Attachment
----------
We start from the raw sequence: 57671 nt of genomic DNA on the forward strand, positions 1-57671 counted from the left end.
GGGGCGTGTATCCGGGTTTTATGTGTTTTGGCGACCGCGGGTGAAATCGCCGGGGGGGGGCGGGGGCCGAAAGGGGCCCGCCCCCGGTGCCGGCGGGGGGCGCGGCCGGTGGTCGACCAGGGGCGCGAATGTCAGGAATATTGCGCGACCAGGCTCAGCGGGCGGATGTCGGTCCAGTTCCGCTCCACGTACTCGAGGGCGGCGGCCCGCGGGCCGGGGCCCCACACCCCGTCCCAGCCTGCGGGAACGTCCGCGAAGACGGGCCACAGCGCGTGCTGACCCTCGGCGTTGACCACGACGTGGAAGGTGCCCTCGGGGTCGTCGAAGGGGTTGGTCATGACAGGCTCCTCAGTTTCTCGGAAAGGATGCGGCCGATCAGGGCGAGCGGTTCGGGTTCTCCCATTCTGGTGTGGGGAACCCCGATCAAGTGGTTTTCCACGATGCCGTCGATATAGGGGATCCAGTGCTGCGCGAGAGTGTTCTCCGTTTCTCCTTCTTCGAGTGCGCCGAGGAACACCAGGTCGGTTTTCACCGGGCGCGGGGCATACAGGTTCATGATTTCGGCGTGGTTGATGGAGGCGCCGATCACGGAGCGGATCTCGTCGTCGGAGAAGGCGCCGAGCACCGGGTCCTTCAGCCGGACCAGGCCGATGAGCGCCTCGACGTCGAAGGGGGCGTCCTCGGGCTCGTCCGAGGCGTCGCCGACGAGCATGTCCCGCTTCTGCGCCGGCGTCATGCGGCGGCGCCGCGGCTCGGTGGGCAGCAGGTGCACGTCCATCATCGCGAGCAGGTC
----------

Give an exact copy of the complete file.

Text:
We start from the raw sequence: 57671 nt of genomic DNA on the forward strand, positions 1-57671 counted from the left end.
GGGGCGTGTATCCGGGTTTTATGTGTTTTGGCGACCGCGGGTGAAATCGCCGGGGGGGGGCGGGGGCCGAAAGGGGCCCGCCCCCGGTGCCGGCGGGGGGCGCGGCCGGTGGTCGACCAGGGGCGCGAATGTCAGGAATATTGCGCGACCAGGCTCAGCGGGCGGATGTCGGTCCAGTTCCGCTCCACGTACTCGAGGGCGGCGGCCCGCGGGCCGGGGCCCCACACCCCGTCCCAGCCTGCGGGAACGTCCGCGAAGACGGGCCACAGCGCGTGCTGACCCTCGGCGTTGACCACGACGTGGAAGGTGCCCTCGGGGTCGTCGAAGGGGTTGGTCATGACAGGCTCCTCAGTTTCTCGGAAAGGATGCGGCCGATCAGGGCGAGCGGTTCGGGTTCTCCCATTCTGGTGTGGGGAACCCCGATCAAGTGGTTTTCCACGATGCCGTCGATATAGGGGATCCAGTGCTGCGCGAGAGTGTTCTCCGTTTCTCCTTCTTCGAGTGCGCCGAGGAACACCAGGTCGGTTTTCACCGGGCGCGGGGCATACAGGTTCATGATTTCGGCGTGGTTGATGGAGGCGCCGATCACGGAGCGGATCTCGTCGTCGGAGAAGGCGCCGAGCACCGGGTCCTTCAGCCGGACCAGGCCGATGAGCGCCTCGACGTCGAAGGGGGCGTCCTCGGGCTCGTCCGAGGCGTCGCCGACGAGCATGTCCCGCTTCTGCGCCGGCGTCATGCGGCGGCGCCGCGGCTCGGTGGGCAGCAGGTGCACGTCCATCATCGCGAGCAGGTC